28. On Gate Keeping
1. The following precautions, too, should be taken in a city which is afraid of attack.
All gates should be kept shut except one, which should be in the part of the city most difficult to access, and so situated that anyone approaching it will be visible a long way off. 2. Even here only the wicket gate should remain open, so that men have to pass in or out one by one: in this way anyone seeking to desert or a spy seeking to gain entrance will have little chance of escaping detection – that is if the sentry at the gate has his wits about him. 3. To open the whole gate for beasts of burden, carts, and merchandise is dangerous. If it is necessary to bring in without delay corn, oil, wine or similar articles in carts or with a number of carriers, they must be taken in at the nearest gate ‹under the escort of a troop sent out to meet them›: this will be the quickest and easiest way. 4. As a rule, gates should not be opened incautiously early in the day, but only later on, and no-one should be allowed to leave the city until the immediate neighbourhood has been thoroughly explored. Again, boats must not come to anchor in front of the gates, but lie further off, since even in the daytime the opening of both gates has been the occasion for many successful attempts, aided by stratagems or pretexts which I will now illustrate; for many similar ruses have been employed for this same object.
5. Python of Clazomenae, who had accomplices in the city, waited carefully for the quietest time of day, at which he had arranged for carts to bring in a load of wine-casks [pithoi], and then seized Clazomenae while the carts were standing in the gateway this enabled a force of mercenaries, waiting in concealment close at hand, to make their way in and capture the city, some pf the citizens not knowing what was going on, and some being too late to prevent it, while others were accomplices in the plot.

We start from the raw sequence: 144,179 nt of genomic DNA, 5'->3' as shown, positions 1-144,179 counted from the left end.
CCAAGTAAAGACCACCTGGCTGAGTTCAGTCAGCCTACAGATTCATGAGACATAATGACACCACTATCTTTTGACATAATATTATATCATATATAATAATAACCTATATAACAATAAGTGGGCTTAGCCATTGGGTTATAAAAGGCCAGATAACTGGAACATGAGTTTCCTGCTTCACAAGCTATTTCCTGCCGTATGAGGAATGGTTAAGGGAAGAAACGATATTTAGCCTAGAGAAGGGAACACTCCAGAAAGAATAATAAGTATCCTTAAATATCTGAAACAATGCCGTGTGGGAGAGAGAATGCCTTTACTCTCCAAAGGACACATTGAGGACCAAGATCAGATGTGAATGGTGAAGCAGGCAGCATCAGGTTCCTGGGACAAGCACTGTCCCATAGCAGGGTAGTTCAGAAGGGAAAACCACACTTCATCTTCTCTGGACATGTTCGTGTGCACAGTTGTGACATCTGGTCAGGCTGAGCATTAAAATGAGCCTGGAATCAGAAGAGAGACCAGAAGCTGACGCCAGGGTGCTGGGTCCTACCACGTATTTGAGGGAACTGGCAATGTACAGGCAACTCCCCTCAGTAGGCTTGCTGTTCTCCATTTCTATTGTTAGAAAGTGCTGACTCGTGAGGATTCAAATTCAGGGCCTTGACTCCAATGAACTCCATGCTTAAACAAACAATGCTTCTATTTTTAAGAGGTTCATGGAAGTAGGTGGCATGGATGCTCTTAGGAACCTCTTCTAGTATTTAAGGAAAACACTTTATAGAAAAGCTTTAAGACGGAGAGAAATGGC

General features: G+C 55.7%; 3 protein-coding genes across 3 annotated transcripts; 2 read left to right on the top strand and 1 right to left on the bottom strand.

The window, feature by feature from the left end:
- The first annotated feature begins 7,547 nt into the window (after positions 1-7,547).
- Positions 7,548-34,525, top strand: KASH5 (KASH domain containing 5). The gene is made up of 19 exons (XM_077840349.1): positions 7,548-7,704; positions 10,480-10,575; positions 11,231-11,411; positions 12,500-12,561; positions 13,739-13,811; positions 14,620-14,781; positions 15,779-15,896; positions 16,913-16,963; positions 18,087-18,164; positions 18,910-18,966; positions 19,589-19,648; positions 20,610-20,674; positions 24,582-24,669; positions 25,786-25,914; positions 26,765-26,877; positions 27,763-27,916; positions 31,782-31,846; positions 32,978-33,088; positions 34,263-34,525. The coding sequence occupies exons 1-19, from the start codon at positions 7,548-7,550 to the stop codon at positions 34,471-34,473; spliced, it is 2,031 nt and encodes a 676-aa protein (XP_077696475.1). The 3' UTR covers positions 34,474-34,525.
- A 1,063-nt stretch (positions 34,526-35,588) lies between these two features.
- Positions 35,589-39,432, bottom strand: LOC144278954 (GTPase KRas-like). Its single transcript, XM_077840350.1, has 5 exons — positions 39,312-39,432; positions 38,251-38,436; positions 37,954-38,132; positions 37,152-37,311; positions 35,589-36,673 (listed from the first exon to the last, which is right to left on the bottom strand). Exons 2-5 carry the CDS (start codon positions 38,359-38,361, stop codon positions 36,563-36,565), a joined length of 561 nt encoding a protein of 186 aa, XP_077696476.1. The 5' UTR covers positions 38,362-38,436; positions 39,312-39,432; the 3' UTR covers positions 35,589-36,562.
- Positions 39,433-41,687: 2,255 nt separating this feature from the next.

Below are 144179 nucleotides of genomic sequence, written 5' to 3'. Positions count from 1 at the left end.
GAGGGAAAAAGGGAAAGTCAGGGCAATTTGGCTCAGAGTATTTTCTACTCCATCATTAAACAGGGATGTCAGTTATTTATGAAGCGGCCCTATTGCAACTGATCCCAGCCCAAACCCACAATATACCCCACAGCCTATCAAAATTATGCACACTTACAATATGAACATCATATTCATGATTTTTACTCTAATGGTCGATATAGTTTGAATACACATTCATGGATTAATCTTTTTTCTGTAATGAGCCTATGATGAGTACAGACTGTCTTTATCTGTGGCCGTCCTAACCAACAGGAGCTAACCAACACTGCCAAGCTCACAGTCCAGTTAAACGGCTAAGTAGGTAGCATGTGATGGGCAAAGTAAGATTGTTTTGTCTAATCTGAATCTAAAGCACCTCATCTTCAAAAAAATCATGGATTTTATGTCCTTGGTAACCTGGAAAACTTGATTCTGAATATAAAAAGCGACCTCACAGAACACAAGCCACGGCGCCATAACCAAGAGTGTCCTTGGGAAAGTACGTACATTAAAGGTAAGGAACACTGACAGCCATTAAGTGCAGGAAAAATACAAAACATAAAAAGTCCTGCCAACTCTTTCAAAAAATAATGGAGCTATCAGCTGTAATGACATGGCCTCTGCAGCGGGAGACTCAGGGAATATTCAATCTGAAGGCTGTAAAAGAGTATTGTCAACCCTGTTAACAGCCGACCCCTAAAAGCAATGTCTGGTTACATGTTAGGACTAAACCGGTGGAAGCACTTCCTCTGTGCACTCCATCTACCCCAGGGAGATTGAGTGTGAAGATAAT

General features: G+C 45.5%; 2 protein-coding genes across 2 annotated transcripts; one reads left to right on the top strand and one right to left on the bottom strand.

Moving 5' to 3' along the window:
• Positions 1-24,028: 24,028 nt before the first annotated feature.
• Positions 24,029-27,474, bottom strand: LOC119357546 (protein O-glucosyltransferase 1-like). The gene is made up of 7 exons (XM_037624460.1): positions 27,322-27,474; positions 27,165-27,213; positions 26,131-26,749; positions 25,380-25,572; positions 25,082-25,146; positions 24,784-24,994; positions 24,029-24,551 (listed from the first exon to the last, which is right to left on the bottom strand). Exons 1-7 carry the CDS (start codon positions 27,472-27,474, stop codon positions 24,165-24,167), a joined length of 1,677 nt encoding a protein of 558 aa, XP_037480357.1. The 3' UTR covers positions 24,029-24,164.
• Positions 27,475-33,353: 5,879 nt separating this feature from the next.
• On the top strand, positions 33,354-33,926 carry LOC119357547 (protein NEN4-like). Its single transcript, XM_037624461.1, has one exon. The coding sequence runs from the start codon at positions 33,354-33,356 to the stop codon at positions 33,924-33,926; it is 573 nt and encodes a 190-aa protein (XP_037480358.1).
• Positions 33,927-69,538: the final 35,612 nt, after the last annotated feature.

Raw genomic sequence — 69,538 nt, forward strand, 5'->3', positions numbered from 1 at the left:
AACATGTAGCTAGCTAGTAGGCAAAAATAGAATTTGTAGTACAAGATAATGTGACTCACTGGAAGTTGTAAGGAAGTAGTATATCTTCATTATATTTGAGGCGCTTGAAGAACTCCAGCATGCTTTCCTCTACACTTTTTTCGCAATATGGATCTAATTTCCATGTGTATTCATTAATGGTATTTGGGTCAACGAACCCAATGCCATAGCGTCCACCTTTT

6. Again, Iphiades of Abydos was trying to take Parion on the Hellespont. Besides making secret preparations for scaling the wall by night, he filed carts with faggots and brambles, and sent them up to the wall after the gates had been shut, as if they belonged to the town. They actually came right up to the gates and bivouacked there, pretending to be afraid of the enemy. 7. The arrangement was there, pretending that the carts were to be set alight at a certain time so that the gates might catch fire; then, while the citizens were all intent on putting out the fire, Iphiades himself was to enter at another point.
I have thought it best to collect these precepts to show the several precautions which should be taken at the various times, that no-one may be too ready to accept anything without due examination.